Sterling has recovered moderately after hitting new 2021 lows against the dollar, and 2-month lows against the euro yesterday. Data released this morning showed Britain’s economy barely grew in October, even before the emergence of the Omicron coronavirus variant, further denting expectations that the Bank of England will raise interest rates next week for the first time since the pandemic. Gross domestic product edged up 0.1%, weaker than expected and slowing sharply from monthly growth of 0.6% in September. It is now expected that the BOE will wait until next year before raising borrowing costs. France is planning to ask the EU to begin “litigation proceedings“ if the ongoing row over post-Brexit fishing licenses is not resolved. The European commission has said the dispute must be settled by today, but Downing Street said on Thursday it did not recognise the deadline, threatening to further inflame tensions between the nation.

EUR/USD remains within a tight range in early trading. The single currency fell 0.4% against the greenback on Thursday, the most in 2 weeks after Reuters reported that the European Central Bank will extend its Pandemic Emergency Purchase programme (PEPP) in the light of the new covid variant. Germany’s consumer price inflation rose over 5% in November following a 4.5% rise in October, its highest level since 1992 .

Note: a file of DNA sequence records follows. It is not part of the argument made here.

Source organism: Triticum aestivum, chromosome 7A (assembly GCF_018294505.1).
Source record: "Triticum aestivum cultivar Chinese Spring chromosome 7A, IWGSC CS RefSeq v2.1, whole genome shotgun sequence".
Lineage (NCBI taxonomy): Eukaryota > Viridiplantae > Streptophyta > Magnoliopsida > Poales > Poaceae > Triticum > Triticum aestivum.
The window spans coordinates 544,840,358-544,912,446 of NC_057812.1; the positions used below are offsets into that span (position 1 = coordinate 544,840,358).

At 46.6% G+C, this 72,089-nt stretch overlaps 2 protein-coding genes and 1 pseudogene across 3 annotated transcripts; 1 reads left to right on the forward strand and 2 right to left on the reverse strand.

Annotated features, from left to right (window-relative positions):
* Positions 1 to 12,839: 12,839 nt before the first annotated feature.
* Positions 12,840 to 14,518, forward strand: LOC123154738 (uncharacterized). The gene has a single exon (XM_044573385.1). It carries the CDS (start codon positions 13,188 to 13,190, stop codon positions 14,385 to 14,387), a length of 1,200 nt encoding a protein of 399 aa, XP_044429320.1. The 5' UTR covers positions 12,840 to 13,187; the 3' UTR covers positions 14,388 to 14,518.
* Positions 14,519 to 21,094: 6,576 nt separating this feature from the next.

The dollar has found some support in early trading, buoyed by risk aversion sentiment. Traders will now eagerly await Inflation date due this afternoon. Markets have been pricing in the possibility of a rate hike cycle from the Federal Reserve Bank next year amid worries about the persistent rise in inflationary pressures, and the consumer price index will influence the central bank’s decision to taper its bond buying scheme at a faster pace and open the door for interest rate rises. American consumer prices, which have already jumped more in the last 12 months than at any time in the last 70 years are set to take another leap forward. Economists are forecasting that the index will rise to 6.8% year on year for November, up from 6.2% in October.